"German is an important language."
Translation:Is teanga thábhachtach í an Ghearmáinis.
I thought that Haitian Creole might be a possibility, since criól is a masculine noun, but the NEID shows that Háítis is used rather than something like Criól Háítise. (The original meaning of béarla, another masculine noun, is “language, speech” [i.e. the ability to speak, not an oration]; I don’t know if a form like Sasanais was once used but became replaced by Saicsbhéarla [“Saxon speech”, which was still listed in Dinneen’s dictionary], then just Béarla.)
Esperanto seems to take the same form in Irish, despite the ambiguity of whether the R should be broad or slender. I haven’t found a use of the word that would distinguish whether Esperanto is feminine or masculine; it isn’t found in any of the dictionaries. (Sprantais seems to be a more nativized version, and it’s probably feminine. Esperanto seems to be analogous to euro, for which a more nativized version eoró also exists.)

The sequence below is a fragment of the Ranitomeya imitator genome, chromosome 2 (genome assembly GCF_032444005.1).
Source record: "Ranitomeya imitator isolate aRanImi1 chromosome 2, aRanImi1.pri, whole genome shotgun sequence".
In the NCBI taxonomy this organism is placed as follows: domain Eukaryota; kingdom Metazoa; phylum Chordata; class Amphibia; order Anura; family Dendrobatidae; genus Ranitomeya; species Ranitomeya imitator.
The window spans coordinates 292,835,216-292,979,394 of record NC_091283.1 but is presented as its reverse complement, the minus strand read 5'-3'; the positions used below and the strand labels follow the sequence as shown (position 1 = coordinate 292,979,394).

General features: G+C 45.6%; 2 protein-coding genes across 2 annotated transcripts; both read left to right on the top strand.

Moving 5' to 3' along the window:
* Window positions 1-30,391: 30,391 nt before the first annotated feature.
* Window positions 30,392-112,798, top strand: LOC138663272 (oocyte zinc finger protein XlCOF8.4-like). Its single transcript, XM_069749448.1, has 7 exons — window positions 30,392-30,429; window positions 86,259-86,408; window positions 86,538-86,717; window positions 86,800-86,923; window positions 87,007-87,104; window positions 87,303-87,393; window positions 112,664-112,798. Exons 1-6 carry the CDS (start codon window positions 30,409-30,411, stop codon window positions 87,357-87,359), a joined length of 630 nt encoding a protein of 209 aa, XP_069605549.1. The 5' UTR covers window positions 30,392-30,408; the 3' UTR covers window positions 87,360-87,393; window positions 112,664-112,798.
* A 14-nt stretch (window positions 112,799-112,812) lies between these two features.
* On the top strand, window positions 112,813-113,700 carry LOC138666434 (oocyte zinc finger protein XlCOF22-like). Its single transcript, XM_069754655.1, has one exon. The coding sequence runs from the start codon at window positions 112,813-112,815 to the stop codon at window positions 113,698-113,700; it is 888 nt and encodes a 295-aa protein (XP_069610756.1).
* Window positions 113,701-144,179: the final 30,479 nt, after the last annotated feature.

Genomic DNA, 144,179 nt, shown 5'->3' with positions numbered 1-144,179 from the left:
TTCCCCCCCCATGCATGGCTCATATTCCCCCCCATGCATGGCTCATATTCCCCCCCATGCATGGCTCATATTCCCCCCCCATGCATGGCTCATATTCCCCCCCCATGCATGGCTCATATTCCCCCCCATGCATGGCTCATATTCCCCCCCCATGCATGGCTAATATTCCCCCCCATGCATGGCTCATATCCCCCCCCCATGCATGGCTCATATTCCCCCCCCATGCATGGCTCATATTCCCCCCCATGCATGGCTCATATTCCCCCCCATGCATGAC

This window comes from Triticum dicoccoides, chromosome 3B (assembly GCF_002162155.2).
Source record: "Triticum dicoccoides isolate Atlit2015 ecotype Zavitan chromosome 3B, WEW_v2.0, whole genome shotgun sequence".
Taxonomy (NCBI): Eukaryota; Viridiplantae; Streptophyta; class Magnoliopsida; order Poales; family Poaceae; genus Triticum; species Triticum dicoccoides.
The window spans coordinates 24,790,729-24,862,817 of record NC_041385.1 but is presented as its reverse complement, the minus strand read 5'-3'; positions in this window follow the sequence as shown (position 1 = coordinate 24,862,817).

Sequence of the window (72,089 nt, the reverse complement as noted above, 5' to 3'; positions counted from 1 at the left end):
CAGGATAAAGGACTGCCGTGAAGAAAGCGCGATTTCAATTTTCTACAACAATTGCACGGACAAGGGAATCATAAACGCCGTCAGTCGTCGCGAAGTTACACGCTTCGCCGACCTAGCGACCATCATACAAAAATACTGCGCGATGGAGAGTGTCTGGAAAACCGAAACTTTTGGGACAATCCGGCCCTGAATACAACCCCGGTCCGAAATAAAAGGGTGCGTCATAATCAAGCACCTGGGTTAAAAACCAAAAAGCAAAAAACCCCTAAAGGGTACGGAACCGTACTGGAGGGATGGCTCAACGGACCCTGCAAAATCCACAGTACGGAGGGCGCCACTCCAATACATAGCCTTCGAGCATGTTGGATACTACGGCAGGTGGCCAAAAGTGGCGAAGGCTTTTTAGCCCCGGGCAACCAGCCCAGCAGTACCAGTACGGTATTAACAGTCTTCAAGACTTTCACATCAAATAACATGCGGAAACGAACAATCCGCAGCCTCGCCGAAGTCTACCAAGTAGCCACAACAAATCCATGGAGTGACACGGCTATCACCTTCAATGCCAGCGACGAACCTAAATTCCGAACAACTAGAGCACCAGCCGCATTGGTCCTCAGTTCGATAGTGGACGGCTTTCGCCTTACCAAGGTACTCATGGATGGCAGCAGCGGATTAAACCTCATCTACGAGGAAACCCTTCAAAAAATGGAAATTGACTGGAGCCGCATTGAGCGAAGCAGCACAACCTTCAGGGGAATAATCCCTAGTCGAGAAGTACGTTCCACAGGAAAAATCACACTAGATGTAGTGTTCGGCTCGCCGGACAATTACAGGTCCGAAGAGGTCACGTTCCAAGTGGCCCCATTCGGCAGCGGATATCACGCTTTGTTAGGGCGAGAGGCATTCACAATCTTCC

I don’t know if a form like Sasanais was once used but became replaced by Saicsbhéarla [“Saxon speech”, which was still listed in Dinneen’s dictionary], then just Béarla.)
Airteagal 4 of Bunreacht na hÉireann says:
Éire is ainm don Stát nó, sa Sacs-Bhéarla, Ireland. .
Even O’Brien’s 1768 An Irish-English Dictionary gave its Irish title as Focalóir Gaoidhilge-Sax-Bhéarla, so if a form like Sasanais were ever used, it would have been centuries ago.
EDIT: eDIL doesn’t seem to have a form like sasanais, but it does list ainglis (an Old English loan word).